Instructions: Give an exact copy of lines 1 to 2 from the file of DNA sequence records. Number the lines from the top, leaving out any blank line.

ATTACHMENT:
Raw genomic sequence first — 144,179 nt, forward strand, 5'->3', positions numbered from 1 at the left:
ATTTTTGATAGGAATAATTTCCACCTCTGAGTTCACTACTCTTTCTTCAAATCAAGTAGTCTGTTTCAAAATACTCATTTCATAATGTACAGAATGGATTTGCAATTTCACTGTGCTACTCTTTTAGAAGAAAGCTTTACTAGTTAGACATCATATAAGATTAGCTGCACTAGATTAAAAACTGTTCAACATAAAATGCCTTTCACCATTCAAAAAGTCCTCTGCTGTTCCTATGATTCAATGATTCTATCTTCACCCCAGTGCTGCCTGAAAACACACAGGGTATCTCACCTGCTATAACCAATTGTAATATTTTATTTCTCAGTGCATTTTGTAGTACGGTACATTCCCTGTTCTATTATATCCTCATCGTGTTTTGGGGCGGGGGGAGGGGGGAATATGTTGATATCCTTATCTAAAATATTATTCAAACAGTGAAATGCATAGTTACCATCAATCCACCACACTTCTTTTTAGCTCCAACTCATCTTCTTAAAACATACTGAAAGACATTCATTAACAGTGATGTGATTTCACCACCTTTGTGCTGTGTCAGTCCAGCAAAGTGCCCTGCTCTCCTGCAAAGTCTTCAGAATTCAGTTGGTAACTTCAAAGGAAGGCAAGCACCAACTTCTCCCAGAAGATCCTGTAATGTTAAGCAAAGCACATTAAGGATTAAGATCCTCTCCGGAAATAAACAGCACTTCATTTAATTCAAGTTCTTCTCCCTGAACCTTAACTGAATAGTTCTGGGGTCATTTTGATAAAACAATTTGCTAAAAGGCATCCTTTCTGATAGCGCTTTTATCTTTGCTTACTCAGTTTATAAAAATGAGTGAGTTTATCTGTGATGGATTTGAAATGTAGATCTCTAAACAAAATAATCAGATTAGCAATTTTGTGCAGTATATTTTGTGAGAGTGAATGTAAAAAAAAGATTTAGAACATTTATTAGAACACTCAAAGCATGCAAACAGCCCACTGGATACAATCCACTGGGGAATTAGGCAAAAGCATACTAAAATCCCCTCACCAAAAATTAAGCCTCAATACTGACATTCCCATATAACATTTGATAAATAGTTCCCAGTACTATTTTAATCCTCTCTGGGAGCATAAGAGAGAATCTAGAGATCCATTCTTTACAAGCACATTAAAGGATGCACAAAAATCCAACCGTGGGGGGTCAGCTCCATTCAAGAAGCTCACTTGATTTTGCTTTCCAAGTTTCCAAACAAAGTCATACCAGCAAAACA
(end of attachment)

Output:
Raw genomic sequence first — 144,179 nt, forward strand, 5'->3', positions numbered from 1 at the left:
ATTTTTGATAGGAATAATTTCCACCTCTGAGTTCACTACTCTTTCTTCAAATCAAGTAGTCTGTTTCAAAATACTCATTTCATAATGTACAGAATGGATTTGCAATTTCACTGTGCTACTCTTTTAGAAGAAAGCTTTACTAGTTAGACATCATATAAGATTAGCTGCACTAGATTAAAAACTGTTCAACATAAAATGCCTTTCACCATTCAAAAAGTCCTCTGCTGTTCCTATGATTCAATGATTCTATCTTCACCCCAGTGCTGCCTGAAAACACACAGGGTATCTCACCTGCTATAACCAATTGTAATATTTTATTTCTCAGTGCATTTTGTAGTACGGTACATTCCCTGTTCTATTATATCCTCATCGTGTTTTGGGGCGGGGGGAGGGGGGAATATGTTGATATCCTTATCTAAAATATTATTCAAACAGTGAAATGCATAGTTACCATCAATCCACCACACTTCTTTTTAGCTCCAACTCATCTTCTTAAAACATACTGAAAGACATTCATTAACAGTGATGTGATTTCACCACCTTTGTGCTGTGTCAGTCCAGCAAAGTGCCCTGCTCTCCTGCAAAGTCTTCAGAATTCAGTTGGTAACTTCAAAGGAAGGCAAGCACCAACTTCTCCCAGAAGATCCTGTAATGTTAAGCAAAGCACATTAAGGATTAAGATCCTCTCCGGAAATAAACAGCACTTCATTTAATTCAAGTTCTTCTCCCTGAACCTTAACTGAATAGTTCTGGGGTCATTTTGATAAAACAATTTGCTAAAAGGCATCCTTTCTGATAGCGCTTTTATCTTTGCTTACTCAGTTTATAAAAATGAGTGAGTTTATCTGTGATGGATTTGAAATGTAGATCTCTAAACAAAATAATCAGATTAGCAATTTTGTGCAGTATATTTTGTGAGAGTGAATGTAAAAAAAAGATTTAGAACATTTATTAGAACACTCAAAGCATGCAAACAGCCCACTGGATACAATCCACTGGGGAATTAGGCAAAAGCATACTAAAATCCCCTCACCAAAAATTAAGCCTCAATACTGACATTCCCATATAACATTTGATAAATAGTTCCCAGTACTATTTTAATCCTCTCTGGGAGCATAAGAGAGAATCTAGAGATCCATTCTTTACAAGCACATTAAAGGATGCACAAAAATCCAACCGTGGGGGGTCAGCTCCATTCAAGAAGCTCACTTGATTTTGCTTTCCAAGTTTCCAAACAAAGTCATACCAGCAAAACA